"Mail Pouch Tobacco" means bright yellow letters on a barn whose red planks have weathered to dark brown against an Appalachain hillside. But Mail Pouch signs were also common sights in urban neighborhoods like Columbia Street in Utica. This sign is just down the block from The F.X. Matt Company's enormous West End Brewery, and its gigantic lettering is perhaps visible from the New York Central tracks a few hundred yards away.
In the 1870s the Bloch Brothers, whose name appears on the sign's masthead, had a small side business rolling stogies in Wheeling. At some point, they began bagging flavored stogie wrapper clippings as "scrap", or chewing tobacco, and sold them under the names of the stores who handled their product. Soon the brothers launched their own brand, "West Virginia Mail Pouch Tobacco". Although it is not specifically mentioned in the company's 75th anniversary history, for a time the product was also promoted for smoking.
In 1890, Mail Pouch took its first step to immortality when the Bloch Brothers Tobacco Company started an outdoor advertising campaign. Farmers whose barns served as impromptu billboards were compensated in a variety of ways, including small cash payments, periodic repaintings, and free supplies of Mail Pouch. The inducements for city commercial property owners are less clear, but urban Mail Pouch signs often included the name of the business which occupied the building.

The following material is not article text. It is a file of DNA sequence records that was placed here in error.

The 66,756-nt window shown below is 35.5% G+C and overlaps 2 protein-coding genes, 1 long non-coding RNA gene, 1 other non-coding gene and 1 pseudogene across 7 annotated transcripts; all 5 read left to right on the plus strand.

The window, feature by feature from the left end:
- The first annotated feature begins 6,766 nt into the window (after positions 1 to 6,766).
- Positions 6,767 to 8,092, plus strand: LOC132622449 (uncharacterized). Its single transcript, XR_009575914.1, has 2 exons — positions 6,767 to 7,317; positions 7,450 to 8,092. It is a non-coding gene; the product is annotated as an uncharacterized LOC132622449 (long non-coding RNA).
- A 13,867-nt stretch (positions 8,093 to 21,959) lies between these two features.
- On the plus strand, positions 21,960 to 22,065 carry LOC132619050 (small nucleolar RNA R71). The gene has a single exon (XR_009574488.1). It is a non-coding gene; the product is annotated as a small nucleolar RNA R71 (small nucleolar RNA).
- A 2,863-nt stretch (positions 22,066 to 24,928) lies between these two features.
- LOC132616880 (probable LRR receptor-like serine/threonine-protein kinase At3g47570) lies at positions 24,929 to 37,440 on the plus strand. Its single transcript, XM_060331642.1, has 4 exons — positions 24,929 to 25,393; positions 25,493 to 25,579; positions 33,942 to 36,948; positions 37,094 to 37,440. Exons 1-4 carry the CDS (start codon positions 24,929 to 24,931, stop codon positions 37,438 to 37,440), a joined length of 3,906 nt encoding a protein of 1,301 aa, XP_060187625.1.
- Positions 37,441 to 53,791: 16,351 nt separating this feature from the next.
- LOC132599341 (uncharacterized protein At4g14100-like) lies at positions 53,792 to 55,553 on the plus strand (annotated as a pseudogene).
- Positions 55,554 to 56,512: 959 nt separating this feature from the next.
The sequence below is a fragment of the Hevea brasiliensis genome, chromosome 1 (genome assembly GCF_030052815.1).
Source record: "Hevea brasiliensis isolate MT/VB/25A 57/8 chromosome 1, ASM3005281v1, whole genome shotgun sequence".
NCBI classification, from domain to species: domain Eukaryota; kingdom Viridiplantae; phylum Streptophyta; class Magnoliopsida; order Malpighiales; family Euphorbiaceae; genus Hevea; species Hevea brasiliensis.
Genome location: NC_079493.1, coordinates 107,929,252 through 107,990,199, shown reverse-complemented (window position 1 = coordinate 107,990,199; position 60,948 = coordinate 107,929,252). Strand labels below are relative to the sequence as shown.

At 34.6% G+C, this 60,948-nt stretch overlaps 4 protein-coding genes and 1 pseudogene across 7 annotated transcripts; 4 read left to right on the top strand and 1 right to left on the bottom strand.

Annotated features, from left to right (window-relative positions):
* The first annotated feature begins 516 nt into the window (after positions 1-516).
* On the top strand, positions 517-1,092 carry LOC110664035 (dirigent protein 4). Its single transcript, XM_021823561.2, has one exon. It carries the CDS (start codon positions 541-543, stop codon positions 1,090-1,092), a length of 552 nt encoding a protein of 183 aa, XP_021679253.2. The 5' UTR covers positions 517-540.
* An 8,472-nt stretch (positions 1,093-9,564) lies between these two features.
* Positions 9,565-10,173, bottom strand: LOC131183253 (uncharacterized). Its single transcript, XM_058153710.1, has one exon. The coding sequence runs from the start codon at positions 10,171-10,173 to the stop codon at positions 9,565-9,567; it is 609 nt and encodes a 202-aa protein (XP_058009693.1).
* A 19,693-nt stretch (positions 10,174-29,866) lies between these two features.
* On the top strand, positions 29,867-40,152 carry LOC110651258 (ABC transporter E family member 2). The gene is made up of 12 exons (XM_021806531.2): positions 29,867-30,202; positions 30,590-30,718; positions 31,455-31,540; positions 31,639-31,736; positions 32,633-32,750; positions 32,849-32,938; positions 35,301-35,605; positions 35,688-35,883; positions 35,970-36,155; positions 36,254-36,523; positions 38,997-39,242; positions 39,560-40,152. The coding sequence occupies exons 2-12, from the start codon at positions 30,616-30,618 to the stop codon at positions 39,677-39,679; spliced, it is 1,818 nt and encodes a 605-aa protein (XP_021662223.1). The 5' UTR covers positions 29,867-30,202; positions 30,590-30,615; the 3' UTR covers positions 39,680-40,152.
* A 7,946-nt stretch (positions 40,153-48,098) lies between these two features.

Mail Pouch Tobacco is still marketed. However, Highway Beautification Act restrictions and taxes on outdoor advertising displays became major obstacles to new roadside signs in the 1960s. The last Mail Pouch painter, Harley Warrick of Belmont, Ohio, retired in 1993, but continued to repaint signs and give demonstrations at folklife and craft festivals until his death in 2000. Mr. Warrick, who joined the Mail Pouch crew that painted his family's barn a few days after he returned from World War II, estimated that he had painted 20,000 "Chew Mail Pouch Tobacco" barn signs at an average of 6 hours each. Large wall signs were perhaps more challenging, but Mr. Warrick once won a steak dinner from a candystore owner by completing one in an afternoon. He began each sign with the "E" in the large-lettered word "CHEW", which is lacking on Columbia Street.
Compared with the color-filled, right-to-the-point style of later signs, the Columbia Street sign seems cluttered and nondescript. However, it is early enough that it still identifies the product as "West Virginia" Mail Pouch Tobacco and promises "Cool Sweet Smoke." It also lacks the imperative "CHEW" and "Treat Yourself To The Best" slogan, each of which became a classic Mail Pouch element. It would be interesting to examine this sign closely for a painter's monogram. On barns, painters often left initials on the sign border or under the roof overhang.
Perhaps the surest testimony to the Mail Pouch sign's power as an icon is that a number have been repainted as historic artifacts. One such restoration was the subject of a Chicago Tribune feature article this spring. Other noteworthy Internet sites include http://www.ohiobarns.com, which features a photographic catalog and documentation project for Mail Pouch signs, and http://www.thebarnjournal.org , which features reminiscences about Harley Warrick's painting career.
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